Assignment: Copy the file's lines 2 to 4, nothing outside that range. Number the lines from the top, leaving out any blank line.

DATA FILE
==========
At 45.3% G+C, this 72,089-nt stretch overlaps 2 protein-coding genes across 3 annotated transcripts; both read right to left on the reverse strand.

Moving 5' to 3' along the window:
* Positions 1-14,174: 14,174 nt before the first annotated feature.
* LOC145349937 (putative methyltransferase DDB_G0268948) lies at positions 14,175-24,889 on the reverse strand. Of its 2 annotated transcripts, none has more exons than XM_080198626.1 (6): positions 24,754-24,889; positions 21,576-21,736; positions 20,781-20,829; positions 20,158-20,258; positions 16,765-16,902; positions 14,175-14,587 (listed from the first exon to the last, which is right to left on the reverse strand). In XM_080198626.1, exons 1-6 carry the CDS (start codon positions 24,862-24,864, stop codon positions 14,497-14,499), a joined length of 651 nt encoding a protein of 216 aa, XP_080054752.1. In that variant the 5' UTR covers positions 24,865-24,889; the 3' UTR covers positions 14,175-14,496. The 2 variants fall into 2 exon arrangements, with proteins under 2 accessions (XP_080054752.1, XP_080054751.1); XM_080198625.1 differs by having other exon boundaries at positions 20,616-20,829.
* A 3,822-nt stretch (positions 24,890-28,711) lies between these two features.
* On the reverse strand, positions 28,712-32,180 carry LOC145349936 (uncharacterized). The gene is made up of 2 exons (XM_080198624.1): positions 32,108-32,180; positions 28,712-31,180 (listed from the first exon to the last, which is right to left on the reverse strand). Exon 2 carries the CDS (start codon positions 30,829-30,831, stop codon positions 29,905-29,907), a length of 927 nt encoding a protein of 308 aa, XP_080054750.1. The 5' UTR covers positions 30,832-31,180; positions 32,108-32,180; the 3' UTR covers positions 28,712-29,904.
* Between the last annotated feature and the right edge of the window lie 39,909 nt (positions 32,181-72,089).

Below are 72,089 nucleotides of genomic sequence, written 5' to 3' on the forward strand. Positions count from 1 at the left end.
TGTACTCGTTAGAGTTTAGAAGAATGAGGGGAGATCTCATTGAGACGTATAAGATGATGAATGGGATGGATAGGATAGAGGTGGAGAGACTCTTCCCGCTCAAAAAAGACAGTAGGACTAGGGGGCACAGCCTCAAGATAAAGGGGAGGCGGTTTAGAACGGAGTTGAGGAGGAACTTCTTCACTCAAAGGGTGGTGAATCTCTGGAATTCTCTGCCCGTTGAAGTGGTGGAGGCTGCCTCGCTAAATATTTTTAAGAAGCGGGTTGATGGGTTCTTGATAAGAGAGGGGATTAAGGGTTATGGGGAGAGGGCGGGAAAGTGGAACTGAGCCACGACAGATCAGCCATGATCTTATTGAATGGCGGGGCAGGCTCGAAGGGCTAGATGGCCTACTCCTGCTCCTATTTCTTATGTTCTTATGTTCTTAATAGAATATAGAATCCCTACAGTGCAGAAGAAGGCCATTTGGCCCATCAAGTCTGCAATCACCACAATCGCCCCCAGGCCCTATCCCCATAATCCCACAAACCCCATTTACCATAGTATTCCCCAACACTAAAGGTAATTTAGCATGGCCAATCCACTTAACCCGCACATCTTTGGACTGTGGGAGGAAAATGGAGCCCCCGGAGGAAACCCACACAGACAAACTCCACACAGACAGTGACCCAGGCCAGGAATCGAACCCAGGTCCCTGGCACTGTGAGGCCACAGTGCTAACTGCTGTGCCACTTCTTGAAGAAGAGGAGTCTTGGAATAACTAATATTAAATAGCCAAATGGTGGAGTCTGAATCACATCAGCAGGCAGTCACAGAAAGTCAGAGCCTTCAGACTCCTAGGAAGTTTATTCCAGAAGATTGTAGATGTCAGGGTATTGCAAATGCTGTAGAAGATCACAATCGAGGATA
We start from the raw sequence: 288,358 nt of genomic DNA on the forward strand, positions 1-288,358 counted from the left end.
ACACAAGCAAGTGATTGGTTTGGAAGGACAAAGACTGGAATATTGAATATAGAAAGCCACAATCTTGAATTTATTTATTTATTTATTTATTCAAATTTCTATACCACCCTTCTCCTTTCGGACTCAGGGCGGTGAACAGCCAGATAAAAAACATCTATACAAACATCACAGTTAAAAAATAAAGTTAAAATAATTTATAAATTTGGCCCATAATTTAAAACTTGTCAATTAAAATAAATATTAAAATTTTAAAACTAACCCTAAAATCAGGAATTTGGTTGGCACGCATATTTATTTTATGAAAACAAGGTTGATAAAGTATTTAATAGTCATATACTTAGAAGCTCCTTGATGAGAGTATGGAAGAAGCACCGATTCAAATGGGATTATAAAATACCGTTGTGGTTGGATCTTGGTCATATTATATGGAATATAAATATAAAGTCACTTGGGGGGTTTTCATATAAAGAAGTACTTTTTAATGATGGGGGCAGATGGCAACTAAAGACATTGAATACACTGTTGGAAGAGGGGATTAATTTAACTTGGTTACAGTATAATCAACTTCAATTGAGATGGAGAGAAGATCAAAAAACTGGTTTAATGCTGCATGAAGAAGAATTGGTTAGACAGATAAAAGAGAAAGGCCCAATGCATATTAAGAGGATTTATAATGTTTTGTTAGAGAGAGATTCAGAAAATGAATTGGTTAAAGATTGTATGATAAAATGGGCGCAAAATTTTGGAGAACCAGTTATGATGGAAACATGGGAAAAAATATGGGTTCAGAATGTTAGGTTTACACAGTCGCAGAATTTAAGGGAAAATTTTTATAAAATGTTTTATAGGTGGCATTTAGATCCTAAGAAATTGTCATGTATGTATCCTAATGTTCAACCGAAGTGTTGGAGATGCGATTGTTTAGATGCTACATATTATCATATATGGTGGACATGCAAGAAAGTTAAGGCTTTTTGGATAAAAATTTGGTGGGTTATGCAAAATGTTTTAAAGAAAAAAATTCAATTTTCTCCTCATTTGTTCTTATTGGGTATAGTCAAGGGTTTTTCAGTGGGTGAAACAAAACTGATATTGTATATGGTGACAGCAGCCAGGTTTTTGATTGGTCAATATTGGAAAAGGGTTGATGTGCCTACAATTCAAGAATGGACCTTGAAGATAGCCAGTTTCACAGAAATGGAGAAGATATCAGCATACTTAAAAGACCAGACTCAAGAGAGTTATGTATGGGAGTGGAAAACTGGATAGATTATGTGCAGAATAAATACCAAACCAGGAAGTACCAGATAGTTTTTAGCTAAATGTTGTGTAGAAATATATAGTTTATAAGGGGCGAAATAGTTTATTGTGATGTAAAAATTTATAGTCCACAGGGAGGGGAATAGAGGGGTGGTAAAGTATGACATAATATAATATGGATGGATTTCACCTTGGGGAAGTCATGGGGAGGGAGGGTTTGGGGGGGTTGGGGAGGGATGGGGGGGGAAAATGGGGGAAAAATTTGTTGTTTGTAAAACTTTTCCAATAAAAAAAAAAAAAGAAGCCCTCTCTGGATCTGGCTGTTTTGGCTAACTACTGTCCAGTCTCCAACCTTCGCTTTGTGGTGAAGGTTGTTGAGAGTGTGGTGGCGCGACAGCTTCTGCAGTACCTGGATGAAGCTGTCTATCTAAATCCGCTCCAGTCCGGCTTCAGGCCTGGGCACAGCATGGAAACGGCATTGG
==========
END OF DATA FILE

Moving 5' to 3' along the window:
* Positions 1-14,174: 14,174 nt before the first annotated feature.
* LOC145349937 (putative methyltransferase DDB_G0268948) lies at positions 14,175-24,889 on the reverse strand. Of its 2 annotated transcripts, none has more exons than XM_080198626.1 (6): positions 24,754-24,889; positions 21,576-21,736; positions 20,781-20,829; positions 20,158-20,258; positions 16,765-16,902; positions 14,175-14,587 (listed from the first exon to the last, which is right to left on the reverse strand). In XM_080198626.1, exons 1-6 carry the CDS (start codon positions 24,862-24,864, stop codon positions 14,497-14,499), a joined length of 651 nt encoding a protein of 216 aa, XP_080054752.1. In that variant the 5' UTR covers positions 24,865-24,889; the 3' UTR covers positions 14,175-14,496. The 2 variants fall into 2 exon arrangements, with proteins under 2 accessions (XP_080054752.1, XP_080054751.1); XM_080198625.1 differs by having other exon boundaries at positions 20,616-20,829.